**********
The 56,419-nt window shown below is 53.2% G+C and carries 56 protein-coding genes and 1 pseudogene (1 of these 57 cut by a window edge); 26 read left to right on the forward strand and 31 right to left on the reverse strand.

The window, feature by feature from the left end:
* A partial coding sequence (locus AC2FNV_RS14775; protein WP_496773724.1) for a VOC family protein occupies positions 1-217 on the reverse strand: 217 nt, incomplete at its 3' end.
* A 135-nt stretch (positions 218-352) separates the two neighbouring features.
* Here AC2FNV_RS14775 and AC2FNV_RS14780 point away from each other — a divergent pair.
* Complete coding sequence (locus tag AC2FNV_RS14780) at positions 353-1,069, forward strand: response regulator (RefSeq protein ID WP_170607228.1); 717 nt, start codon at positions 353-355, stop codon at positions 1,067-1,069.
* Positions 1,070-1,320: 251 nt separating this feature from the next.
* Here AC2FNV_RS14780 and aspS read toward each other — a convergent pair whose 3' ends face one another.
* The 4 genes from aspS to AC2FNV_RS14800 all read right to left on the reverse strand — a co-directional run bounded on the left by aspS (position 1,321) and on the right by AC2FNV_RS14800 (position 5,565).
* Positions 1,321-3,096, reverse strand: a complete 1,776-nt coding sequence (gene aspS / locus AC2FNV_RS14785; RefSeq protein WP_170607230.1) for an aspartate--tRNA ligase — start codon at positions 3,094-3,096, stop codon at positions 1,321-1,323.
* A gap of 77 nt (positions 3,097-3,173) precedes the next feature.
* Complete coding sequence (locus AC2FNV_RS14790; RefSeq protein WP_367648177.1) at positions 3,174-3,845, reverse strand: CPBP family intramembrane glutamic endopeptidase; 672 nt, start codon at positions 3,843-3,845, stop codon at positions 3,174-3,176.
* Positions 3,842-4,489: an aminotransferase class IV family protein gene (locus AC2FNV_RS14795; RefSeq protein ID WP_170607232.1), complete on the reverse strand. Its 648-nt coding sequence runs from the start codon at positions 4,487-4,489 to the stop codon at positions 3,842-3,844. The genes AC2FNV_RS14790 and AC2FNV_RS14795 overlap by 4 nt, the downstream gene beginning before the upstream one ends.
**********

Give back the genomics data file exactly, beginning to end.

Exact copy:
The 56,419-nt window shown below is 53.2% G+C and carries 56 protein-coding genes and 1 pseudogene (1 of these 57 cut by a window edge); 26 read left to right on the forward strand and 31 right to left on the reverse strand.

The window, feature by feature from the left end:
* A partial coding sequence (locus AC2FNV_RS14775; protein WP_496773724.1) for a VOC family protein occupies positions 1-217 on the reverse strand: 217 nt, incomplete at its 3' end.
* A 135-nt stretch (positions 218-352) separates the two neighbouring features.
* Here AC2FNV_RS14775 and AC2FNV_RS14780 point away from each other — a divergent pair.
* Complete coding sequence (locus tag AC2FNV_RS14780) at positions 353-1,069, forward strand: response regulator (RefSeq protein ID WP_170607228.1); 717 nt, start codon at positions 353-355, stop codon at positions 1,067-1,069.
* Positions 1,070-1,320: 251 nt separating this feature from the next.
* Here AC2FNV_RS14780 and aspS read toward each other — a convergent pair whose 3' ends face one another.
* The 4 genes from aspS to AC2FNV_RS14800 all read right to left on the reverse strand — a co-directional run bounded on the left by aspS (position 1,321) and on the right by AC2FNV_RS14800 (position 5,565).
* Positions 1,321-3,096, reverse strand: a complete 1,776-nt coding sequence (gene aspS / locus AC2FNV_RS14785; RefSeq protein WP_170607230.1) for an aspartate--tRNA ligase — start codon at positions 3,094-3,096, stop codon at positions 1,321-1,323.
* A gap of 77 nt (positions 3,097-3,173) precedes the next feature.
* Complete coding sequence (locus AC2FNV_RS14790; RefSeq protein WP_367648177.1) at positions 3,174-3,845, reverse strand: CPBP family intramembrane glutamic endopeptidase; 672 nt, start codon at positions 3,843-3,845, stop codon at positions 3,174-3,176.
* Positions 3,842-4,489: an aminotransferase class IV family protein gene (locus AC2FNV_RS14795; RefSeq protein ID WP_170607232.1), complete on the reverse strand. Its 648-nt coding sequence runs from the start codon at positions 4,487-4,489 to the stop codon at positions 3,842-3,844. The genes AC2FNV_RS14790 and AC2FNV_RS14795 overlap by 4 nt, the downstream gene beginning before the upstream one ends.